by Grace Fan on the first exhibition of Placebos in "Don't worry about making mistakes" at ShanghART, Oct. 1999 (Shanghai Talk, Oct. 1999).
"You've seen his "fake covers" hanging in the city's hottest art gallery, ShanghART. Or you've heard, in brief snatches of conversation, the buzz about one of China's most intriguing contemporary artists, 33-year-old conceptual artist Zhou Tiehai.
Now, fresh from his sojourn at the most-hyped international art exhibit in the world, the Venice Biennale (an event that still has the power of bestowing art stardom on up-and-coming artists, thought critics bash it as aging and too-establishment). Zhou is finally gracing the Shanghai art world with his first solo exhibit in China.
On exhibit will be Zhou's new series of airbrushed works called "Placebo", based on the wedding photo studio technique of airbrushing romantic backgrounds like Eiffel Tower or Niagara Falls. Among the works are two large hanging motorized scrolls, featuring, among others images often a dapper Joe Camel. The scrolls automatically roll up and down to show different pictures when the viewers press a button - a mechanized twist on that 60s art notion of inviting audience participation.
Zhou is one of only a handful of artists in China who has leapt over the brave new world of cenceptual art, an area of art that even those who have neen schooled in 20th-century art history sometimes castigate as drivel.
"He is not an artist in my book," snorted one Hong Kong journalist recently, upon learning that Zhou doesn't actually paint or construct any of his works. ¨He comes up with an idea, then finds someone to execute the idea for him - more a movie director, really, instead of an Emersonian do-it-youself-er."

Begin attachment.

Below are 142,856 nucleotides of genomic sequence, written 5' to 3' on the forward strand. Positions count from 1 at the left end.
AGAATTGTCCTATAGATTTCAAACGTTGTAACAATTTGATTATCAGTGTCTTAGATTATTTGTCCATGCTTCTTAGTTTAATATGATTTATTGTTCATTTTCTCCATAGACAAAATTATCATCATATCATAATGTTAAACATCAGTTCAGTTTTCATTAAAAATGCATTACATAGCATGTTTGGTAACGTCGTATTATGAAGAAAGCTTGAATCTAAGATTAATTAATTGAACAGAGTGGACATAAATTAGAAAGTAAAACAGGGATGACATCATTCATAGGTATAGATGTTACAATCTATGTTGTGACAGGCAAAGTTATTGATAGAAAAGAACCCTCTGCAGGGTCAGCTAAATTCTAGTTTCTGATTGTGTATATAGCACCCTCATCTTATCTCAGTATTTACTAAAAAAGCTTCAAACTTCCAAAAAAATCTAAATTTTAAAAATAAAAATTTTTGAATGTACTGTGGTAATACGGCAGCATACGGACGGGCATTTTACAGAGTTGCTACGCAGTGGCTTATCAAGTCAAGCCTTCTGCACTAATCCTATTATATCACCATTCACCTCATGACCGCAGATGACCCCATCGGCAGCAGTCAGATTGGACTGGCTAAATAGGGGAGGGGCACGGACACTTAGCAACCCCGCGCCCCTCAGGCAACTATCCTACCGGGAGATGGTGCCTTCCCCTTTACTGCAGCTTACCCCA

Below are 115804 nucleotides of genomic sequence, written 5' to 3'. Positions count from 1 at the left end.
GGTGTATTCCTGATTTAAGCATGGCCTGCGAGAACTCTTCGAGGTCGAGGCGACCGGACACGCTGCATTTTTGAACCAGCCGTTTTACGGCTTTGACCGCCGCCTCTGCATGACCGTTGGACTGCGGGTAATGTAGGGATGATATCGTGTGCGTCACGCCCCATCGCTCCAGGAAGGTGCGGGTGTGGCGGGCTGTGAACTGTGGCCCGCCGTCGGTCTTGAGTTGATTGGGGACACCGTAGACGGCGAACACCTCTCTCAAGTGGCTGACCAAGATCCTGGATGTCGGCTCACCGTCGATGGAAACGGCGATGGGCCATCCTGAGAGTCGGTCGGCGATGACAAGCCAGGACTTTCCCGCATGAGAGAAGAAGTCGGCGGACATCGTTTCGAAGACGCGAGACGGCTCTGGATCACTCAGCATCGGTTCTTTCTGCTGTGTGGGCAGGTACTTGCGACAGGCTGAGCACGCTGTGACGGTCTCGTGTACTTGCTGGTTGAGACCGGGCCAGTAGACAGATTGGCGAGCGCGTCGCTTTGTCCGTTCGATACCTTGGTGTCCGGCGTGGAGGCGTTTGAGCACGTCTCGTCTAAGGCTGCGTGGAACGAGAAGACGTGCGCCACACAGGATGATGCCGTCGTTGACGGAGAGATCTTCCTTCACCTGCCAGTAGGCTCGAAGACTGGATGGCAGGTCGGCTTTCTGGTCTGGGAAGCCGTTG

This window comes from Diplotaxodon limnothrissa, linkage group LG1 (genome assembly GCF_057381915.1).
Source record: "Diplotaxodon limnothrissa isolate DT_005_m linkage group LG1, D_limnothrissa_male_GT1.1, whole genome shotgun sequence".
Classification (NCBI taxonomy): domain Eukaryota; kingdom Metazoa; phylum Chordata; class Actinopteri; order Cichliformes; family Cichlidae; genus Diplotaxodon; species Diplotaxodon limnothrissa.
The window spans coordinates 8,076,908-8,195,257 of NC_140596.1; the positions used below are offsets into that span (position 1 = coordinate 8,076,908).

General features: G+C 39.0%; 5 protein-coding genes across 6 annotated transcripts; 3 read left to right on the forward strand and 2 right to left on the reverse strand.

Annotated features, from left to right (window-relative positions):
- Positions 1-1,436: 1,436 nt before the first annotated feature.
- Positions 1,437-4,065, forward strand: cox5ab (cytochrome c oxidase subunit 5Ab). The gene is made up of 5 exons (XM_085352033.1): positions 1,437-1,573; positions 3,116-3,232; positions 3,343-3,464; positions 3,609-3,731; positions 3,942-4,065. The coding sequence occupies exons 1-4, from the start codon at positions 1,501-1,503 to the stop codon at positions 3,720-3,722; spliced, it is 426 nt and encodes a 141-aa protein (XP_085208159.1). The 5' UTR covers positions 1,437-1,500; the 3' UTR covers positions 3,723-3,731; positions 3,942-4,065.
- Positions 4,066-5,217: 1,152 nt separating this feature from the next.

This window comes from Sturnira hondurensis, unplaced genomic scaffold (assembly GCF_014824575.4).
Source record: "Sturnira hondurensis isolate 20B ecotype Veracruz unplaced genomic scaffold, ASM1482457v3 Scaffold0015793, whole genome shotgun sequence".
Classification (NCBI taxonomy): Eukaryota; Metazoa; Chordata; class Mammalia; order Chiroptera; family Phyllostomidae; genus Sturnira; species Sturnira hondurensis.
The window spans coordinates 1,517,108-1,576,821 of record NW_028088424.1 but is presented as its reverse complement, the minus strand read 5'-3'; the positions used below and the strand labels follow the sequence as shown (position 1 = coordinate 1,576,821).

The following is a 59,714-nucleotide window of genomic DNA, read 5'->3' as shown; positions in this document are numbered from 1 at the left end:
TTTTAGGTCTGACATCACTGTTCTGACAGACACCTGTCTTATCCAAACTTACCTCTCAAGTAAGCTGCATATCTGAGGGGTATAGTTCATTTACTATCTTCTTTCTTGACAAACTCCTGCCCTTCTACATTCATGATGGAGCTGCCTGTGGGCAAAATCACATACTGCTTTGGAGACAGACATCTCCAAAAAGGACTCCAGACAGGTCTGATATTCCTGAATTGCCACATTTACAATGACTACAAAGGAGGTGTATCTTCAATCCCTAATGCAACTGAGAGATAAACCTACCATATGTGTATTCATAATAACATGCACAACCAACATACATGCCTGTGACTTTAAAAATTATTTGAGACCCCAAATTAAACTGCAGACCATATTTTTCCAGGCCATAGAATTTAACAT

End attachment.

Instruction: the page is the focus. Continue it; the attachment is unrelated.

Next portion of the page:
One of Zhou's influences, not surprisingly, is Marcel Duchamp, arguably this century's most influential artist. Ducham first shot to aesthetic notoriety in 1912 with his painting Nude Descending A Staircase (nudes were supposed to recline or pose seductively, but - gasp! - a moving nude?). A few years later, Duchamp graduated to "ready-mades", by taking an already manufactured snow shovel and a toilet, signing them (or getting a friend to sign them for him), and then exhibiting them as Art Objects.
The readymade sent an other shockwave through the art world. Disturbingly, it posed the question "What is art?" and suggested that "art" could really be anything at all. Opponents blasted the entire notion as sacrilegious. Duchamp's own explanation was that is was "a form denying the possibility of defining art." He also said, laconically: "It was the idea that came first, not the visual example" - a concept that the contemporary art world, 80-odd years later, is still grappling with.
Enter Zhou who carries Duchamp's concept of the readymade into the post-industrial world of global brand-making and commerce. Could art .. be Joe Camel? Why not? In his best works, Zhou playfully and ironically collapses the worlds of art and advertising, with a cool brashness that questions the value system of a world in which everything, including an "art star", is a made commodity, not born."